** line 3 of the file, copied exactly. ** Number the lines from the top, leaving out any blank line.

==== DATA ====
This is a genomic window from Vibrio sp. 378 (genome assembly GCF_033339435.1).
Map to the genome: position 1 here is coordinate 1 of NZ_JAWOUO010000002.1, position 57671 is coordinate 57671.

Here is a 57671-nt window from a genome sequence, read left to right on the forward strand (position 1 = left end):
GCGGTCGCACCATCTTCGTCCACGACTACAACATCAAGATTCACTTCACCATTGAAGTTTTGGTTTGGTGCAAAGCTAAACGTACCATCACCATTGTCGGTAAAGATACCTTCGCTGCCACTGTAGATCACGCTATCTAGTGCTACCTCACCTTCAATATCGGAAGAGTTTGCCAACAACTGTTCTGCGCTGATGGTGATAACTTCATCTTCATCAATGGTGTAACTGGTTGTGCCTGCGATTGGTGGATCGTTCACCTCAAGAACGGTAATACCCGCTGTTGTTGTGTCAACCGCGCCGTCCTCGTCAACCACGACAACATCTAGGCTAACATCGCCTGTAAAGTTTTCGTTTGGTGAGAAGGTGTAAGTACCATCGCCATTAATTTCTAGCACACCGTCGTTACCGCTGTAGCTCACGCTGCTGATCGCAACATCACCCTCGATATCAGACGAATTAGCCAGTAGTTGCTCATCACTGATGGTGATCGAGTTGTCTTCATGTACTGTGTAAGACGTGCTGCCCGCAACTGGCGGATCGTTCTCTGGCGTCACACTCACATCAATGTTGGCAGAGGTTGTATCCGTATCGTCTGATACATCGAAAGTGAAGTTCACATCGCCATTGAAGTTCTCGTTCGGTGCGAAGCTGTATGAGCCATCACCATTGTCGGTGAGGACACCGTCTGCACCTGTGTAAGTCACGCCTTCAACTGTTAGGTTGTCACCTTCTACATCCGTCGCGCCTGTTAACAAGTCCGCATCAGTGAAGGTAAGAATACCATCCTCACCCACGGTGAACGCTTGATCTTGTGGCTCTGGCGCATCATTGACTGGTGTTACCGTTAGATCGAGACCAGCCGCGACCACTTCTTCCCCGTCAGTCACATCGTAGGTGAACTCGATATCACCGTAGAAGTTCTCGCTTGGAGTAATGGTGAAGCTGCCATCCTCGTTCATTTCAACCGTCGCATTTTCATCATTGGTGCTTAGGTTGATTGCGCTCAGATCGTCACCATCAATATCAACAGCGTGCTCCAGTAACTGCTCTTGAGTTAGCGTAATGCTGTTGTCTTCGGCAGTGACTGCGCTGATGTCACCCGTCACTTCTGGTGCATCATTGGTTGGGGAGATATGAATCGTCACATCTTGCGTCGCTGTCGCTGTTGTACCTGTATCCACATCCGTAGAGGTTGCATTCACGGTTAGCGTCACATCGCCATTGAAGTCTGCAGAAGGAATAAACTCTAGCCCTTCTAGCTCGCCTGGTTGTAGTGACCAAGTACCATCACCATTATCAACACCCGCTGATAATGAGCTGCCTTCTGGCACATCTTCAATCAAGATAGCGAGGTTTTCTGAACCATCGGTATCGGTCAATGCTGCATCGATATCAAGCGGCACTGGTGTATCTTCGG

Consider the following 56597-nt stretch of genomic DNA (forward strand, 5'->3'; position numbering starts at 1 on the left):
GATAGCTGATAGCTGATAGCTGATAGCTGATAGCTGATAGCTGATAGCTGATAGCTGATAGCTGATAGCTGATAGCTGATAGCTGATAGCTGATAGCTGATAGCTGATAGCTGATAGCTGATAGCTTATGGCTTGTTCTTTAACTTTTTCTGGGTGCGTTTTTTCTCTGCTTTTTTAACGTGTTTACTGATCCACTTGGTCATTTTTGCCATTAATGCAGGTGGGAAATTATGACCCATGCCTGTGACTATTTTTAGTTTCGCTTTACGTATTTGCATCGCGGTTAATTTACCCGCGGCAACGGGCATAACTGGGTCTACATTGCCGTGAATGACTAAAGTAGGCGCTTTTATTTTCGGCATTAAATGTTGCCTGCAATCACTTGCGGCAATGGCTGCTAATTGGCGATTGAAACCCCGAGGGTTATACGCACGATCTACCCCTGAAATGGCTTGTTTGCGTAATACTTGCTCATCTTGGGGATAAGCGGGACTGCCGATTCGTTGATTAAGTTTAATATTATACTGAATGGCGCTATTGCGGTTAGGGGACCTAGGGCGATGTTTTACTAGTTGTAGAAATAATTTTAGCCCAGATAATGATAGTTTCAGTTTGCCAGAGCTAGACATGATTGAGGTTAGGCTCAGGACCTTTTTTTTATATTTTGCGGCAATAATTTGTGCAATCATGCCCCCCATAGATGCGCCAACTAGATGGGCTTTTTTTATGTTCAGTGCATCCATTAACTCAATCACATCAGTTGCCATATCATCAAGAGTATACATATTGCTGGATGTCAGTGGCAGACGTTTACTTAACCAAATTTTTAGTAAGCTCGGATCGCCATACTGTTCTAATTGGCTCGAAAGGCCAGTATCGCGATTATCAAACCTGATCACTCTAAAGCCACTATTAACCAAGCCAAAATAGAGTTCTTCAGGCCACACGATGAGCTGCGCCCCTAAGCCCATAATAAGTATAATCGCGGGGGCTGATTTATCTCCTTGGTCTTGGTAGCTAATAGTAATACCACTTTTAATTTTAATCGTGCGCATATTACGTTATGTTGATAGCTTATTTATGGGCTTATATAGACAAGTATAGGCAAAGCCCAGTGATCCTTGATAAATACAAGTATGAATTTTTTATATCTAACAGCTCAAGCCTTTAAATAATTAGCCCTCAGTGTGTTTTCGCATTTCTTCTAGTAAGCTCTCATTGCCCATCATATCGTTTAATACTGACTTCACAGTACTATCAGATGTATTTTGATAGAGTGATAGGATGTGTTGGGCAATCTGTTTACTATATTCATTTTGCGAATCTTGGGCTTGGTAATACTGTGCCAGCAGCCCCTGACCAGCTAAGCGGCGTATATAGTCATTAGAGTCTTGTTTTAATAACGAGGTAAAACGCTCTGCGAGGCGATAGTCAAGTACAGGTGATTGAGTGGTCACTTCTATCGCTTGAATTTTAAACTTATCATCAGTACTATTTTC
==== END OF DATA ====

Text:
Here is a 57671-nt window from a genome sequence, read left to right on the forward strand (position 1 = left end):